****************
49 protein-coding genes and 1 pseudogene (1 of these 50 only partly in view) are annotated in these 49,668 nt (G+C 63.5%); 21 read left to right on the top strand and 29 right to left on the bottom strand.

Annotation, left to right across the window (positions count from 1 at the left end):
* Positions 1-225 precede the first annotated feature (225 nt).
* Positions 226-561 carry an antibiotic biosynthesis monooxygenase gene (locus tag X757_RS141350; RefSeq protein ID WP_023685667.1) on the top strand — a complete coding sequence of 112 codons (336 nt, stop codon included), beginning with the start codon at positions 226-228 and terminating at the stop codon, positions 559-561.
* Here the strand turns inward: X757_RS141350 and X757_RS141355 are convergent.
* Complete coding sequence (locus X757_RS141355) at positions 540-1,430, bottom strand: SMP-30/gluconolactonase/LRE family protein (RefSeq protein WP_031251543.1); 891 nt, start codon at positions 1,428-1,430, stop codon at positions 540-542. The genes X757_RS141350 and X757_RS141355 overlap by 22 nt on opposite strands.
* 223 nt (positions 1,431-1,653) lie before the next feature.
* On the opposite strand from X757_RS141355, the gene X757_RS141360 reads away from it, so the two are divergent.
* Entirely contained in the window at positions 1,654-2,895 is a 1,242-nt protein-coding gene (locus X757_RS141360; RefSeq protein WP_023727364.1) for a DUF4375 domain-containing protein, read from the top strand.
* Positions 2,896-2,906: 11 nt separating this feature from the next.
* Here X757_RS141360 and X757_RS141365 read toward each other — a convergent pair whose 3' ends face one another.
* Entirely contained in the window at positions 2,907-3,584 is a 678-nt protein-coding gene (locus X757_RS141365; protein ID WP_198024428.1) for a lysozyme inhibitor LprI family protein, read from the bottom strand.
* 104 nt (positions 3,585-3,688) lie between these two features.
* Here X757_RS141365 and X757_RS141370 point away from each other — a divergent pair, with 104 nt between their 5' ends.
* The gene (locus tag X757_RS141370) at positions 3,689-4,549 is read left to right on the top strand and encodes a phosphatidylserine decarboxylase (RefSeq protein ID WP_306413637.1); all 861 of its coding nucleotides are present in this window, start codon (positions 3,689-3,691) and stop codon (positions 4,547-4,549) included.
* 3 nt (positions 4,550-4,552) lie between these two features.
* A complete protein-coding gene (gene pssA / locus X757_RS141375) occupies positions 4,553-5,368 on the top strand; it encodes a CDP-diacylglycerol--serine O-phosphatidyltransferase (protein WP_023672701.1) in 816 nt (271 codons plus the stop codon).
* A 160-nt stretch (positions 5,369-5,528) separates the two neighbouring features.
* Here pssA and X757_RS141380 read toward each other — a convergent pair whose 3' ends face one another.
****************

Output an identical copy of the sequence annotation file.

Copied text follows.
49 protein-coding genes and 1 pseudogene (1 of these 50 only partly in view) are annotated in these 49,668 nt (G+C 63.5%); 21 read left to right on the top strand and 29 right to left on the bottom strand.

Annotation, left to right across the window (positions count from 1 at the left end):
* Positions 1-225 precede the first annotated feature (225 nt).
* Positions 226-561 carry an antibiotic biosynthesis monooxygenase gene (locus tag X757_RS141350; RefSeq protein ID WP_023685667.1) on the top strand — a complete coding sequence of 112 codons (336 nt, stop codon included), beginning with the start codon at positions 226-228 and terminating at the stop codon, positions 559-561.
* Here the strand turns inward: X757_RS141350 and X757_RS141355 are convergent.
* Complete coding sequence (locus X757_RS141355) at positions 540-1,430, bottom strand: SMP-30/gluconolactonase/LRE family protein (RefSeq protein WP_031251543.1); 891 nt, start codon at positions 1,428-1,430, stop codon at positions 540-542. The genes X757_RS141350 and X757_RS141355 overlap by 22 nt on opposite strands.
* 223 nt (positions 1,431-1,653) lie before the next feature.
* On the opposite strand from X757_RS141355, the gene X757_RS141360 reads away from it, so the two are divergent.
* Entirely contained in the window at positions 1,654-2,895 is a 1,242-nt protein-coding gene (locus X757_RS141360; RefSeq protein WP_023727364.1) for a DUF4375 domain-containing protein, read from the top strand.
* Positions 2,896-2,906: 11 nt separating this feature from the next.
* Here X757_RS141360 and X757_RS141365 read toward each other — a convergent pair whose 3' ends face one another.
* Entirely contained in the window at positions 2,907-3,584 is a 678-nt protein-coding gene (locus X757_RS141365; protein ID WP_198024428.1) for a lysozyme inhibitor LprI family protein, read from the bottom strand.
* 104 nt (positions 3,585-3,688) lie between these two features.
* Here X757_RS141365 and X757_RS141370 point away from each other — a divergent pair, with 104 nt between their 5' ends.
* The gene (locus tag X757_RS141370) at positions 3,689-4,549 is read left to right on the top strand and encodes a phosphatidylserine decarboxylase (RefSeq protein ID WP_306413637.1); all 861 of its coding nucleotides are present in this window, start codon (positions 3,689-3,691) and stop codon (positions 4,547-4,549) included.
* 3 nt (positions 4,550-4,552) lie between these two features.
* A complete protein-coding gene (gene pssA / locus X757_RS141375) occupies positions 4,553-5,368 on the top strand; it encodes a CDP-diacylglycerol--serine O-phosphatidyltransferase (protein WP_023672701.1) in 816 nt (271 codons plus the stop codon).
* A 160-nt stretch (positions 5,369-5,528) separates the two neighbouring features.
* Here pssA and X757_RS141380 read toward each other — a convergent pair whose 3' ends face one another.